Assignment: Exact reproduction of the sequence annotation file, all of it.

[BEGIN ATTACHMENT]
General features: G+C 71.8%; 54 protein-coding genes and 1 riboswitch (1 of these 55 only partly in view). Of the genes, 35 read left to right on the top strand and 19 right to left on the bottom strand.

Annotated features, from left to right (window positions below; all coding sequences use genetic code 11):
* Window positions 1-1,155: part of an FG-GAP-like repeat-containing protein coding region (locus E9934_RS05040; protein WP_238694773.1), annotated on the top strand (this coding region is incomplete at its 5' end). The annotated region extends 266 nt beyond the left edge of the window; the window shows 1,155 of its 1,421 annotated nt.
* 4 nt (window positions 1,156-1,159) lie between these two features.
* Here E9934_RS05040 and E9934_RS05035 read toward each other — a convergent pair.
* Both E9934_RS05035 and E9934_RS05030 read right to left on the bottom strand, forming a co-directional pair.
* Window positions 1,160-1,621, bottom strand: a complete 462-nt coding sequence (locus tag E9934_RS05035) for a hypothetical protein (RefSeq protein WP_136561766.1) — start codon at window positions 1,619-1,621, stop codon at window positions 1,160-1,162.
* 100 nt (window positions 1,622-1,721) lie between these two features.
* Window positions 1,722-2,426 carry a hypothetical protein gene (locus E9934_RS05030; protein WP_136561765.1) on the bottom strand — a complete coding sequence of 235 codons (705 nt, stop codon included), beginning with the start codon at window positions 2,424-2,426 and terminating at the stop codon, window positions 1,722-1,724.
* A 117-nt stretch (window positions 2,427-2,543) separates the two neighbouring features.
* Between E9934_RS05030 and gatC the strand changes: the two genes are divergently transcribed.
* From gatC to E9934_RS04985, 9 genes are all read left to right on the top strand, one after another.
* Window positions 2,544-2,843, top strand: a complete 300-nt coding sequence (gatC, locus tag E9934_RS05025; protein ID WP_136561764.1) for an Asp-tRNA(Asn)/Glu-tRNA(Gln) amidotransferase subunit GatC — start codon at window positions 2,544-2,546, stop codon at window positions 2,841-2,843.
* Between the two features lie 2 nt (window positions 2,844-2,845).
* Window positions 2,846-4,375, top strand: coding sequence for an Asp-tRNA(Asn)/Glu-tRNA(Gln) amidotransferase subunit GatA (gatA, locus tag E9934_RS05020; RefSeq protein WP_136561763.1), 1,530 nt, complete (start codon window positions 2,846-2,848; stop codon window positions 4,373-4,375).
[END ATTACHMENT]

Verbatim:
General features: G+C 71.8%; 54 protein-coding genes and 1 riboswitch (1 of these 55 only partly in view). Of the genes, 35 read left to right on the top strand and 19 right to left on the bottom strand.

Annotated features, from left to right (window positions below; all coding sequences use genetic code 11):
* Window positions 1-1,155: part of an FG-GAP-like repeat-containing protein coding region (locus E9934_RS05040; protein WP_238694773.1), annotated on the top strand (this coding region is incomplete at its 5' end). The annotated region extends 266 nt beyond the left edge of the window; the window shows 1,155 of its 1,421 annotated nt.
* 4 nt (window positions 1,156-1,159) lie between these two features.
* Here E9934_RS05040 and E9934_RS05035 read toward each other — a convergent pair.
* Both E9934_RS05035 and E9934_RS05030 read right to left on the bottom strand, forming a co-directional pair.
* Window positions 1,160-1,621, bottom strand: a complete 462-nt coding sequence (locus tag E9934_RS05035) for a hypothetical protein (RefSeq protein WP_136561766.1) — start codon at window positions 1,619-1,621, stop codon at window positions 1,160-1,162.
* 100 nt (window positions 1,622-1,721) lie between these two features.
* Window positions 1,722-2,426 carry a hypothetical protein gene (locus E9934_RS05030; protein WP_136561765.1) on the bottom strand — a complete coding sequence of 235 codons (705 nt, stop codon included), beginning with the start codon at window positions 2,424-2,426 and terminating at the stop codon, window positions 1,722-1,724.
* A 117-nt stretch (window positions 2,427-2,543) separates the two neighbouring features.
* Between E9934_RS05030 and gatC the strand changes: the two genes are divergently transcribed.
* From gatC to E9934_RS04985, 9 genes are all read left to right on the top strand, one after another.
* Window positions 2,544-2,843, top strand: a complete 300-nt coding sequence (gatC, locus tag E9934_RS05025; protein ID WP_136561764.1) for an Asp-tRNA(Asn)/Glu-tRNA(Gln) amidotransferase subunit GatC — start codon at window positions 2,544-2,546, stop codon at window positions 2,841-2,843.
* Between the two features lie 2 nt (window positions 2,844-2,845).
* Window positions 2,846-4,375, top strand: coding sequence for an Asp-tRNA(Asn)/Glu-tRNA(Gln) amidotransferase subunit GatA (gatA, locus tag E9934_RS05020; RefSeq protein WP_136561763.1), 1,530 nt, complete (start codon window positions 2,846-2,848; stop codon window positions 4,373-4,375).